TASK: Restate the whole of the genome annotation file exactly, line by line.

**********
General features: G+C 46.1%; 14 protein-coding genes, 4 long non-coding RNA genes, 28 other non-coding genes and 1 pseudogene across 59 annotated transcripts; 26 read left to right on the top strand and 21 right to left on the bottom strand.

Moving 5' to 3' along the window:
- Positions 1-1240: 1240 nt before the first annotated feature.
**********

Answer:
General features: G+C 46.1%; 14 protein-coding genes, 4 long non-coding RNA genes, 28 other non-coding genes and 1 pseudogene across 59 annotated transcripts; 26 read left to right on the top strand and 21 right to left on the bottom strand.

Moving 5' to 3' along the window:
- Positions 1-1240: 1240 nt before the first annotated feature.